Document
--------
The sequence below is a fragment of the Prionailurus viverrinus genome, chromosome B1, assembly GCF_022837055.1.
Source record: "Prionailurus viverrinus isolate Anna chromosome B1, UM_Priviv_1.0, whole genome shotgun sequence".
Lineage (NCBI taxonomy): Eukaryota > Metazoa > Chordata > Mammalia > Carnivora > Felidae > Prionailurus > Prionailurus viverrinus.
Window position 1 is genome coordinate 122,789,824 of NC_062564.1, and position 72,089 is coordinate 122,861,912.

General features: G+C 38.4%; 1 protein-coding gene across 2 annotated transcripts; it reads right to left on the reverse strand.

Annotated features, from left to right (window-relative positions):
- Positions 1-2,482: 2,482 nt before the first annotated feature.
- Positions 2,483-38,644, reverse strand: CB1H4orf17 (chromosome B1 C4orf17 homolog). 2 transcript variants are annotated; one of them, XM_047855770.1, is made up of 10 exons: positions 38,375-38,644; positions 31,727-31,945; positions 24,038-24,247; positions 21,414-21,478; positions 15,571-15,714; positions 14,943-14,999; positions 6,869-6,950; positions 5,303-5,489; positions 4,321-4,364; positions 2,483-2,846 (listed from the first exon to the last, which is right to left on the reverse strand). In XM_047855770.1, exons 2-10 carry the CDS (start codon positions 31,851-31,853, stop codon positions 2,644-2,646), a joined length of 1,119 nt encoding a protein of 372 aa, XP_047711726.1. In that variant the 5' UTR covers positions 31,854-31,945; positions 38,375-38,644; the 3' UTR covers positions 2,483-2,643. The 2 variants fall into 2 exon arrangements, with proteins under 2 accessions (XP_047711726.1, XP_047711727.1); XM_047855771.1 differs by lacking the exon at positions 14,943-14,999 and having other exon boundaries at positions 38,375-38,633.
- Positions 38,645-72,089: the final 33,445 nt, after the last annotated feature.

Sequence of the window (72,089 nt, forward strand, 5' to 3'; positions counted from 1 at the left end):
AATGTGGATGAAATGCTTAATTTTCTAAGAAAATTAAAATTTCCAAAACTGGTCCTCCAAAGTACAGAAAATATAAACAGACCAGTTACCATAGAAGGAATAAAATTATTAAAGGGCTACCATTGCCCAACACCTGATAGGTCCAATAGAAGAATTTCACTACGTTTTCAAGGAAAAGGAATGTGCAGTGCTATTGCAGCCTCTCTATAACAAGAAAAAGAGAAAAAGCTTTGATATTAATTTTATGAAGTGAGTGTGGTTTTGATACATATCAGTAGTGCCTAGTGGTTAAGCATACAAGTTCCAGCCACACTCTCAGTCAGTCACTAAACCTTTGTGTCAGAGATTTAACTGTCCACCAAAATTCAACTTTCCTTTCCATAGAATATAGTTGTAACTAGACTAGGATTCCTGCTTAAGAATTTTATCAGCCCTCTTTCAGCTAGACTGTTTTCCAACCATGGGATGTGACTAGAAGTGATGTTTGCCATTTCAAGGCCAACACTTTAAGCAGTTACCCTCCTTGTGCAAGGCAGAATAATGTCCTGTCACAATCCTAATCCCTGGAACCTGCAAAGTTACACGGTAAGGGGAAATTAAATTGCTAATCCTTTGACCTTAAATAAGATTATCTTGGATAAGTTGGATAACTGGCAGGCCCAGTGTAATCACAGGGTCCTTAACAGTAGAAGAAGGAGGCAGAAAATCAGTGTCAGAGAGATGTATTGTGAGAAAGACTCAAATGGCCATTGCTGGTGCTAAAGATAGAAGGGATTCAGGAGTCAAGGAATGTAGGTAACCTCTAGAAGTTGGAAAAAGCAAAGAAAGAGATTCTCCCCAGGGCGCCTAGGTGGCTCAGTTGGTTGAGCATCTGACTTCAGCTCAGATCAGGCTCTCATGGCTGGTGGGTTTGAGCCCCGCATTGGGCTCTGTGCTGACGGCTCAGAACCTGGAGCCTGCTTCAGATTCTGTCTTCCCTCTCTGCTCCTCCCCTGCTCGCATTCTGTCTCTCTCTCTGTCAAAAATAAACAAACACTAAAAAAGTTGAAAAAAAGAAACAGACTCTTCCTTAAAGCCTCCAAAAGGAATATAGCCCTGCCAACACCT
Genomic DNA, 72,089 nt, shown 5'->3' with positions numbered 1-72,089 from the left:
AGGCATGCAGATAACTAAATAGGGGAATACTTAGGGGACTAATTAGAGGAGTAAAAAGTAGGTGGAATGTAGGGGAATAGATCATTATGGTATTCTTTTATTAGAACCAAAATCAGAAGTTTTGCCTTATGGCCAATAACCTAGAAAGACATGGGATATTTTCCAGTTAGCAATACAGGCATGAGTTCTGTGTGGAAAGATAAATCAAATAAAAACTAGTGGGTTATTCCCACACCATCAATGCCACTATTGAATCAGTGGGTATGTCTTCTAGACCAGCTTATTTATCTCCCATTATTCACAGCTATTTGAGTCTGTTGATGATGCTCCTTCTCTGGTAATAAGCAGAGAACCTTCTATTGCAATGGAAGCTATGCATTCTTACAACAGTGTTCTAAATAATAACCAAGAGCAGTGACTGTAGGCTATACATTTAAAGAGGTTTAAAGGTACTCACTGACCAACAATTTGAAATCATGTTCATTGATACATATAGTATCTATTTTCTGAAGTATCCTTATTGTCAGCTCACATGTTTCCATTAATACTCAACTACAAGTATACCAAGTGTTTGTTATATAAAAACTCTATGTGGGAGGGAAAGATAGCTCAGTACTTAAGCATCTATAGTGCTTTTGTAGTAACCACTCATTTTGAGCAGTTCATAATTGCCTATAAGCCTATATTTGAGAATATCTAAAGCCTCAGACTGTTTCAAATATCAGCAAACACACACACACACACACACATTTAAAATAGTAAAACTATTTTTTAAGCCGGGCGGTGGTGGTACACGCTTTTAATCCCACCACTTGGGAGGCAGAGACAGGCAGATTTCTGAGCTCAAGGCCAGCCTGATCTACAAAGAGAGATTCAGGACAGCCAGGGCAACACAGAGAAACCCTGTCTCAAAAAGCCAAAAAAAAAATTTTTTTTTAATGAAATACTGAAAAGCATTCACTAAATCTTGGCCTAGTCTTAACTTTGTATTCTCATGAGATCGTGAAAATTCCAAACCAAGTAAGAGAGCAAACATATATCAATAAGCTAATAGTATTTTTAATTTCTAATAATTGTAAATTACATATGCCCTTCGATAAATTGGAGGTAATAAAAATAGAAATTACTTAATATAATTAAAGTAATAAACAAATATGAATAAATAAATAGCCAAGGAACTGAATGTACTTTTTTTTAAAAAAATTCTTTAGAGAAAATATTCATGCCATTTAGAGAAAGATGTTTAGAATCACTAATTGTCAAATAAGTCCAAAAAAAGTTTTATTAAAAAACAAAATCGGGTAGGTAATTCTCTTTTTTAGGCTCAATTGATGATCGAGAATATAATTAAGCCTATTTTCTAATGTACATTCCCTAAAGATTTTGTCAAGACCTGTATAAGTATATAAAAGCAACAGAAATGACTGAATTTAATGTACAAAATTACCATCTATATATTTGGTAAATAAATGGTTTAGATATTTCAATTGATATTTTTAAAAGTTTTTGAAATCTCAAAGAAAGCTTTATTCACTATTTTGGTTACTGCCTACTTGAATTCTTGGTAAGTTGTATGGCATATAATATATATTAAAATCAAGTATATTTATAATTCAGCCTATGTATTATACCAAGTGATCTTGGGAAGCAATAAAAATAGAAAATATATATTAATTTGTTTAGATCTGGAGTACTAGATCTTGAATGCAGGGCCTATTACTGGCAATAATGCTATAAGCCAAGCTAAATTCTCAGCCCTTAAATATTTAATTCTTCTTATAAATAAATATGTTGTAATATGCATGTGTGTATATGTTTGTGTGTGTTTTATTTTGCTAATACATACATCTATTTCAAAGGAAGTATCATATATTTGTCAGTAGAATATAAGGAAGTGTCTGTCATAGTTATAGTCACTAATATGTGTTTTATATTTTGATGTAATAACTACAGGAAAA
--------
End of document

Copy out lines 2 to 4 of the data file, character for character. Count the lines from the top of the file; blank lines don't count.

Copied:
Source record: "Prionailurus viverrinus isolate Anna chromosome B1, UM_Priviv_1.0, whole genome shotgun sequence".
Lineage (NCBI taxonomy): Eukaryota > Metazoa > Chordata > Mammalia > Carnivora > Felidae > Prionailurus > Prionailurus viverrinus.
Window position 1 is genome coordinate 122,789,824 of NC_062564.1, and position 72,089 is coordinate 122,861,912.